Recruit Harvard students to intern at your company this summer

If your arts, media, or entertainment company offers summer internships and would like to recruit applications from current Harvard College students, we invite you to participate in the 2018 Harvardwood Summer Internship Program (HSIP)! Companies can recruit current Harvard students directly by posting their internship opportunities to Harvardwood FOR FREE.

HSIP provides a list of internship opportunities in the arts, media and entertainment to Harvard undergraduates and also coordinates career-related events over the summer for program participants in LA, NYC and other cities. If your company would like to list an internship via HSIP, please fill out our brief participant form by February 15th to reach the largest number of potential candidates.


Program Alert: Spring 2018 Harvardwood Writers Program - TV Modules

TV Writers, mark your calendars! We'll begin accepting applications to the Spring 2018 HWP-TV Modules in Los Angeles on January 22nd. Applications will be accepted through February 5th, and the application will be slightly different this year. So get those new writing samples into shape over the next few weeks. Make sure you're subscribed to receive Harvardwood emails about important program deadlines and other reminders. Happy Writing!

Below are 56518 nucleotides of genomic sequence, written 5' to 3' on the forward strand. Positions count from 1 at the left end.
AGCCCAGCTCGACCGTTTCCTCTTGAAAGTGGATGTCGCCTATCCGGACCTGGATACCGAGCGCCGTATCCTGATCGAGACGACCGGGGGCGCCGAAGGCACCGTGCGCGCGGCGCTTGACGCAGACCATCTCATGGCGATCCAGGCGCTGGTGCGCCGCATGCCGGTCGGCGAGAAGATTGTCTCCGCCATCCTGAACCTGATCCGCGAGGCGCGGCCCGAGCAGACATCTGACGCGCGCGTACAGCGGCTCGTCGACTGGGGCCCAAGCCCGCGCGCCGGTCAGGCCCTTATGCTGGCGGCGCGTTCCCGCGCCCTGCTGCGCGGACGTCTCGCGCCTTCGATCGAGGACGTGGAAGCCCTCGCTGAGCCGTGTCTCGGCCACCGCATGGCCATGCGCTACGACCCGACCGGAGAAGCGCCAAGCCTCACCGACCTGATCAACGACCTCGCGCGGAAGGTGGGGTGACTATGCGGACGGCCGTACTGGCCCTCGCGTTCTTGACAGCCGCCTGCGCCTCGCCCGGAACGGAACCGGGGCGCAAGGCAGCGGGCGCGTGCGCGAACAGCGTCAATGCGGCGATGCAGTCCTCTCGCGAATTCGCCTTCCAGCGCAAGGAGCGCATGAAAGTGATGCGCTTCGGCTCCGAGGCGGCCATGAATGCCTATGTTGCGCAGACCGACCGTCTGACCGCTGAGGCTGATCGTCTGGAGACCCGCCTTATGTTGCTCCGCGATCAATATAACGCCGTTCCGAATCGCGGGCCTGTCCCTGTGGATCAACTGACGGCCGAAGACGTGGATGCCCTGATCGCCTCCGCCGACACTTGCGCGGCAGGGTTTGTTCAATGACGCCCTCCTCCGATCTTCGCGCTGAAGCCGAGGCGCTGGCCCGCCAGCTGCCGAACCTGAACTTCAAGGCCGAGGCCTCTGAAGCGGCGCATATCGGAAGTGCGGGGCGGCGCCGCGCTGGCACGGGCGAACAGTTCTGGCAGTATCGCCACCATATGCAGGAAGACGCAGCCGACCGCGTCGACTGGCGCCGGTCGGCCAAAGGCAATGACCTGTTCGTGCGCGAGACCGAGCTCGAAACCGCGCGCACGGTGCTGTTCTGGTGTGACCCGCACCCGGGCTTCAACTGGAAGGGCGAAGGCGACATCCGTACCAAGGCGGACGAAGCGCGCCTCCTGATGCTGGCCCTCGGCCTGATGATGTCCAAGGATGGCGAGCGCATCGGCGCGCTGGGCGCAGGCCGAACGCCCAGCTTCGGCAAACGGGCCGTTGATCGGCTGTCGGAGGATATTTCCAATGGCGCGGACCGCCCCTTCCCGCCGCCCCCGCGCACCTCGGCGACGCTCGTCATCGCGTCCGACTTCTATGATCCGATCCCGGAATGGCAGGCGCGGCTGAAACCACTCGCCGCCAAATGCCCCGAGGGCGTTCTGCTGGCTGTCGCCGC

Let us know if your film will be featured at Sundance or Slamdance

Calling all Harvard-affiliated films and filmmakers traveling to Sundance or Slamdance this month! 

Producer Mynette Louie AB '97, President of Gamechanger Films, has three Gamechanger films at the festival this year: The TaleNancy, and The Long Dumb RoadA Futile & Stupid Gesture from writing duo John Aboud AB '95 and Michael Colton AB '97 will premiere Jan. 24th at Sundance.

Are you heading to Park City and will one of your films be presented? Share the good news with us so that the Harvardwood community can support you and your work. Just email Harvardwood with information about your film, screening times, etc.